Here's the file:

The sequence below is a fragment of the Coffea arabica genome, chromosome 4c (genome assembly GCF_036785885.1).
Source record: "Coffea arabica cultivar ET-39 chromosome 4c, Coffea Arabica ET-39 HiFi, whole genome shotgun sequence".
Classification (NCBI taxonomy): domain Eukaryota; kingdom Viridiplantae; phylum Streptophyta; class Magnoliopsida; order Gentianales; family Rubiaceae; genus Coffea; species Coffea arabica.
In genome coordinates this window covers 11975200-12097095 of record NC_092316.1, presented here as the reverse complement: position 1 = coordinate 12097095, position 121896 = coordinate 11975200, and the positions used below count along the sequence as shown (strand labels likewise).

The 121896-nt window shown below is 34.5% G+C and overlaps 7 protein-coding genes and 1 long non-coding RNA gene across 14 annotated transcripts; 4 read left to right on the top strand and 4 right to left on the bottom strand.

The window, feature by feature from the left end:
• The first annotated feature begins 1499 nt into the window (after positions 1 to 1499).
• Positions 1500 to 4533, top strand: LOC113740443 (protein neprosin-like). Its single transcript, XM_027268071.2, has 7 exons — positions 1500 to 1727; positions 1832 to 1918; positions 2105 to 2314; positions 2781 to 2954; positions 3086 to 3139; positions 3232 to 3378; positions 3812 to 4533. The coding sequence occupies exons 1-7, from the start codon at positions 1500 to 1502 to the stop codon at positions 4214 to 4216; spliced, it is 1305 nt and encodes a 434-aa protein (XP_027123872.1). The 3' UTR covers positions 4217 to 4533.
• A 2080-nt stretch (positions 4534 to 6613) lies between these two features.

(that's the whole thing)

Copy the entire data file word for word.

The sequence below is a fragment of the Coffea arabica genome, chromosome 4c (genome assembly GCF_036785885.1).
Source record: "Coffea arabica cultivar ET-39 chromosome 4c, Coffea Arabica ET-39 HiFi, whole genome shotgun sequence".
Classification (NCBI taxonomy): domain Eukaryota; kingdom Viridiplantae; phylum Streptophyta; class Magnoliopsida; order Gentianales; family Rubiaceae; genus Coffea; species Coffea arabica.
In genome coordinates this window covers 11975200-12097095 of record NC_092316.1, presented here as the reverse complement: position 1 = coordinate 12097095, position 121896 = coordinate 11975200, and the positions used below count along the sequence as shown (strand labels likewise).

The 121896-nt window shown below is 34.5% G+C and overlaps 7 protein-coding genes and 1 long non-coding RNA gene across 14 annotated transcripts; 4 read left to right on the top strand and 4 right to left on the bottom strand.

The window, feature by feature from the left end:
• The first annotated feature begins 1499 nt into the window (after positions 1 to 1499).
• Positions 1500 to 4533, top strand: LOC113740443 (protein neprosin-like). Its single transcript, XM_027268071.2, has 7 exons — positions 1500 to 1727; positions 1832 to 1918; positions 2105 to 2314; positions 2781 to 2954; positions 3086 to 3139; positions 3232 to 3378; positions 3812 to 4533. The coding sequence occupies exons 1-7, from the start codon at positions 1500 to 1502 to the stop codon at positions 4214 to 4216; spliced, it is 1305 nt and encodes a 434-aa protein (XP_027123872.1). The 3' UTR covers positions 4217 to 4533.
• A 2080-nt stretch (positions 4534 to 6613) lies between these two features.